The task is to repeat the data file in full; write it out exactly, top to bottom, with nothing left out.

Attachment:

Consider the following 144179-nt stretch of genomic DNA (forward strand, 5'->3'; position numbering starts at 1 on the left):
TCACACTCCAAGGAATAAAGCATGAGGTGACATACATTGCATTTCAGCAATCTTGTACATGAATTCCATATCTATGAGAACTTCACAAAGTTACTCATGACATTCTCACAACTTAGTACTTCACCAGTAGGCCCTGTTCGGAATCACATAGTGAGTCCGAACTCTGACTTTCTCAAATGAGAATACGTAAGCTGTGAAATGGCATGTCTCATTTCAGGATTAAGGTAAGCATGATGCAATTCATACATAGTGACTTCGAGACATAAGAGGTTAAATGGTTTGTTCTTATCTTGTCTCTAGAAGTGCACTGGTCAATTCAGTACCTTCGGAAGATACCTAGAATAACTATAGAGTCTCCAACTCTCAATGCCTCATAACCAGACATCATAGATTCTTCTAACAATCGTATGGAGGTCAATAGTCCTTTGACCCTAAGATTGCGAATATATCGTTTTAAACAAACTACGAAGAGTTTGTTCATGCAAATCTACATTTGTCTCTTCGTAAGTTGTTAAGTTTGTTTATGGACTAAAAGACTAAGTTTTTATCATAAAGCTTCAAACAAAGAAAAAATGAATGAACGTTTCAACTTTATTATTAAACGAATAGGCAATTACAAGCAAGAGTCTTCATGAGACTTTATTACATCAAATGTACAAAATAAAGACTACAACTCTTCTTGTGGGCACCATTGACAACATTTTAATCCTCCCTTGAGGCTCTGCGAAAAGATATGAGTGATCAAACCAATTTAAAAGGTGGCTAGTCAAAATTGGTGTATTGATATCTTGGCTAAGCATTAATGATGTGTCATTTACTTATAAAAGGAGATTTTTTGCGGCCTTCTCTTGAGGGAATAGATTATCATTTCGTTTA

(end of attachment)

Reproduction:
Consider the following 144179-nt stretch of genomic DNA (forward strand, 5'->3'; position numbering starts at 1 on the left):
TCACACTCCAAGGAATAAAGCATGAGGTGACATACATTGCATTTCAGCAATCTTGTACATGAATTCCATATCTATGAGAACTTCACAAAGTTACTCATGACATTCTCACAACTTAGTACTTCACCAGTAGGCCCTGTTCGGAATCACATAGTGAGTCCGAACTCTGACTTTCTCAAATGAGAATACGTAAGCTGTGAAATGGCATGTCTCATTTCAGGATTAAGGTAAGCATGATGCAATTCATACATAGTGACTTCGAGACATAAGAGGTTAAATGGTTTGTTCTTATCTTGTCTCTAGAAGTGCACTGGTCAATTCAGTACCTTCGGAAGATACCTAGAATAACTATAGAGTCTCCAACTCTCAATGCCTCATAACCAGACATCATAGATTCTTCTAACAATCGTATGGAGGTCAATAGTCCTTTGACCCTAAGATTGCGAATATATCGTTTTAAACAAACTACGAAGAGTTTGTTCATGCAAATCTACATTTGTCTCTTCGTAAGTTGTTAAGTTTGTTTATGGACTAAAAGACTAAGTTTTTATCATAAAGCTTCAAACAAAGAAAAAATGAATGAACGTTTCAACTTTATTATTAAACGAATAGGCAATTACAAGCAAGAGTCTTCATGAGACTTTATTACATCAAATGTACAAAATAAAGACTACAACTCTTCTTGTGGGCACCATTGACAACATTTTAATCCTCCCTTGAGGCTCTGCGAAAAGATATGAGTGATCAAACCAATTTAAAAGGTGGCTAGTCAAAATTGGTGTATTGATATCTTGGCTAAGCATTAATGATGTGTCATTTACTTATAAAAGGAGATTTTTTGCGGCCTTCTCTTGAGGGAATAGATTATCATTTCGTTTA